Dr. Austin was VERY nice, helpful, and answered our questions.  He never acted like our questions were stupid and that made me feel better.  They have great reputations and I was glad that not only are their good surgeons and good to their patients but they are nice to the parents too.  :)  

So this appointment took place the same day as the NICU/ PICU tour so it was a very informative yet information overload day.  I still need to write about our Neonatologist meeting plus the sibling class.  Thanks for reading!  :)       


Monday, July 9, 2012

Most recent high risk appointments at 32 and 33 weeks pregnant with ultrasounds

This will be quick so I will go ahead and write this too..  :)

I am now being seen weekly by the high risk Maternal Fetal Medicine doctors.  I was switched to the downtown office because it is connected to the hospital where I will deliver (and the hospital where she will go after delivery).  I am officially 33 weeks now and I will be 34 weeks tomorrow (out of 40 weeks) so she will be here soon.  I am getting nervous, anxious, excited, and much more.  :)  I go back to the high risk doctor for another visit and ultrasound this week and every week until I deliver.  I will probably be a wreck when I go into labor because we don't know exactly what to expect and neither do all of the doctors.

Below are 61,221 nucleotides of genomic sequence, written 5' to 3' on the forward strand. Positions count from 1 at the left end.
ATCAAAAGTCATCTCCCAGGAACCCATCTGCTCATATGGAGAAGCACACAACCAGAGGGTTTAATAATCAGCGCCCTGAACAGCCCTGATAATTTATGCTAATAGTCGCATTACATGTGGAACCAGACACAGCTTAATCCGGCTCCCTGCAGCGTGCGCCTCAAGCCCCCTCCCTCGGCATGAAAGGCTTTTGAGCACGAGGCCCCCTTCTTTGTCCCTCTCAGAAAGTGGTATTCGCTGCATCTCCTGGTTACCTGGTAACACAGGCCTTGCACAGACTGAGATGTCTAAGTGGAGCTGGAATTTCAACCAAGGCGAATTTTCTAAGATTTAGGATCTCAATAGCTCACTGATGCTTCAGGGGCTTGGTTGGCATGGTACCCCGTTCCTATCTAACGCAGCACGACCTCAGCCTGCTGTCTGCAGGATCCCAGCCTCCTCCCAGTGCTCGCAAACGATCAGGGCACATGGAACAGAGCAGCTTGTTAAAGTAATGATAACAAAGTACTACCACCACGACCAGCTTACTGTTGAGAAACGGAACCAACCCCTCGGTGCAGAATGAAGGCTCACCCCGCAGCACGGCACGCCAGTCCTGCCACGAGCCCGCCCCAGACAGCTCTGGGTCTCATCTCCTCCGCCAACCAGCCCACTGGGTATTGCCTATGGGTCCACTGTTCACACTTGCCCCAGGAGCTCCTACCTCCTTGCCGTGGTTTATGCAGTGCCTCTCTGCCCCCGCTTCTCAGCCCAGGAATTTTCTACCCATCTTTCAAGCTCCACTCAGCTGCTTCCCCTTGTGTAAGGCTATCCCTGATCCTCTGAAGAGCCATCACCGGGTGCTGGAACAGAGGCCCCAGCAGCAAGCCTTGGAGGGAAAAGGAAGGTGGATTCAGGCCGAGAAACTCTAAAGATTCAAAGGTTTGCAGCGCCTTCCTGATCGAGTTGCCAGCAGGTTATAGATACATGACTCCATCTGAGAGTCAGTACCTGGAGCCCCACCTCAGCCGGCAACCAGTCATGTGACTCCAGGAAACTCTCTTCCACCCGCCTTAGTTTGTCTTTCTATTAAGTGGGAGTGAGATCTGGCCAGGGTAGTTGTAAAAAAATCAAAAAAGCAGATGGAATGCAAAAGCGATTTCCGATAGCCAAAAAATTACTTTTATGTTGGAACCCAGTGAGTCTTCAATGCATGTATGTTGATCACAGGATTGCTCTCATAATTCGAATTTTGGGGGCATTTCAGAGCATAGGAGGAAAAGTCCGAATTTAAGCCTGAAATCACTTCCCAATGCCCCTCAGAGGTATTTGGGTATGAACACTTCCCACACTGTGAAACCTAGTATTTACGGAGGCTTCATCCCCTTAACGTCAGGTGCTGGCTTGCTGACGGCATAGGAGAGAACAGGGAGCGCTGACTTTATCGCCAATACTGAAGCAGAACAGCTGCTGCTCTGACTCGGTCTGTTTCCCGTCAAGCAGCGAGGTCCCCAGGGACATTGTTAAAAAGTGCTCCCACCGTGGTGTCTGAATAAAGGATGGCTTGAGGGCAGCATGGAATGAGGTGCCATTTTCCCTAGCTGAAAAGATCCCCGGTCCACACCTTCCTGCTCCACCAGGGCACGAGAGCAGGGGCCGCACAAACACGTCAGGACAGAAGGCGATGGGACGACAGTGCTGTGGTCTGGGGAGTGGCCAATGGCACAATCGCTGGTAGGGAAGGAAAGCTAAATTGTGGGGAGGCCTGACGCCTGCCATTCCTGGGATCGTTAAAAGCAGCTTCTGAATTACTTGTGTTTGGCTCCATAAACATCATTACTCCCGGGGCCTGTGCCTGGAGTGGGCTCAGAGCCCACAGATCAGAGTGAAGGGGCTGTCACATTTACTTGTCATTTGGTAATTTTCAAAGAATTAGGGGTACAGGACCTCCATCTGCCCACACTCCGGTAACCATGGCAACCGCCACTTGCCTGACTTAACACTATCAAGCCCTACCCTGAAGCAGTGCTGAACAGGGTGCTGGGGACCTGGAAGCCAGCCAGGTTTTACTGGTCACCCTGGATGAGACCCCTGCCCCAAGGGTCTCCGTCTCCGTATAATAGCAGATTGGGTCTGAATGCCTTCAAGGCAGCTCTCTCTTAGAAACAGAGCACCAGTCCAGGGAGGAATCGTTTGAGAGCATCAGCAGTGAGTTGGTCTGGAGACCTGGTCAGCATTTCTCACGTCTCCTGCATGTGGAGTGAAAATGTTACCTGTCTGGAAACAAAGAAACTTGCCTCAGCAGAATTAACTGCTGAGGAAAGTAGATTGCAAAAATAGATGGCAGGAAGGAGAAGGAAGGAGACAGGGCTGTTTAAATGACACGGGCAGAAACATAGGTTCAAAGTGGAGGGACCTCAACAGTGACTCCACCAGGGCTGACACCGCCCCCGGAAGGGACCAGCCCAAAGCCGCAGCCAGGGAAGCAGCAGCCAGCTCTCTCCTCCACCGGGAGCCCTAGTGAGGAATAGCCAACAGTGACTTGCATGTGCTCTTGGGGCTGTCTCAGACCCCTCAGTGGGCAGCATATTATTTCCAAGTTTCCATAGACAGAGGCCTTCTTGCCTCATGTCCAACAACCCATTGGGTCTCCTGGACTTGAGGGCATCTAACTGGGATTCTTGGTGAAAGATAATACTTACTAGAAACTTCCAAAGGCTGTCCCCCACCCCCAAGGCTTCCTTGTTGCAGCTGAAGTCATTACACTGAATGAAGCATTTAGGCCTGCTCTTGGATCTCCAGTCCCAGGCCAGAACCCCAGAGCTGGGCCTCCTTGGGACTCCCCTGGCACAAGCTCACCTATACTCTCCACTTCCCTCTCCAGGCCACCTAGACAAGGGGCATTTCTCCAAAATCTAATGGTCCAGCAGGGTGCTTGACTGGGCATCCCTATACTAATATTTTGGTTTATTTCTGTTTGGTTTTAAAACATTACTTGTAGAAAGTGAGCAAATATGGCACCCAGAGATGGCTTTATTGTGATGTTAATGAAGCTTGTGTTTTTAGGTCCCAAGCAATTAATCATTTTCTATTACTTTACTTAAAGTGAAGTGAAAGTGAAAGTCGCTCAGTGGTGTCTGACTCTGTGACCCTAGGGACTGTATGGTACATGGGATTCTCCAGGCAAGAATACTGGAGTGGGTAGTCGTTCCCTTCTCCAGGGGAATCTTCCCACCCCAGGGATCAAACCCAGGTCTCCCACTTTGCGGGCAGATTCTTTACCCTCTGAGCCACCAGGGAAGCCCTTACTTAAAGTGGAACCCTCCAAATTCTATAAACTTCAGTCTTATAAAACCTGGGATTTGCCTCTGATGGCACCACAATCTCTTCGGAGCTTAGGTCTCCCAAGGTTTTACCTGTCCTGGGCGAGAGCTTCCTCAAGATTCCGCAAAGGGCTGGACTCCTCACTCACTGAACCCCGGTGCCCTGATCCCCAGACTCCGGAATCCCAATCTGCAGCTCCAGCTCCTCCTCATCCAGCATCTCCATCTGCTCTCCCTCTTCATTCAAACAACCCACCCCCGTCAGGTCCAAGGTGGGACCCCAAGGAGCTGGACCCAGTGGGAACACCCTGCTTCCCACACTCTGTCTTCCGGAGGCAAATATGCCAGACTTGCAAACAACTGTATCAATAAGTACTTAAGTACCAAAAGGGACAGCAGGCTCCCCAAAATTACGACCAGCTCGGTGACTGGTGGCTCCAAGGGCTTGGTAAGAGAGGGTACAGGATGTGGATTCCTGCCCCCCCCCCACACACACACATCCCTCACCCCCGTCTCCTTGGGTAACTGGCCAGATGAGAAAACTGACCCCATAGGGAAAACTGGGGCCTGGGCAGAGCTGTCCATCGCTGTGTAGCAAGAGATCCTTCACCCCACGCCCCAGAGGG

So both of my appointments have went well.  She is still measuring right on track:  50th percentile for growth, no new markers (or signs of other things on the ultrasound or what they can see), no fluid on the brain from what they can see, her head is growing right on track with her body (based on what they can see), symmetry of her body still looks good from what they can see, no club feet, etc.  This past week she appeared to be 4 lbs 15 oz which again is right on track.  The surgeon is wanting me to make it to at least 38 weeks because they all have said "the bigger she is the better her odds or chances will be for survival".  They want her to be at least 6 pounds at minimum is how I understood it.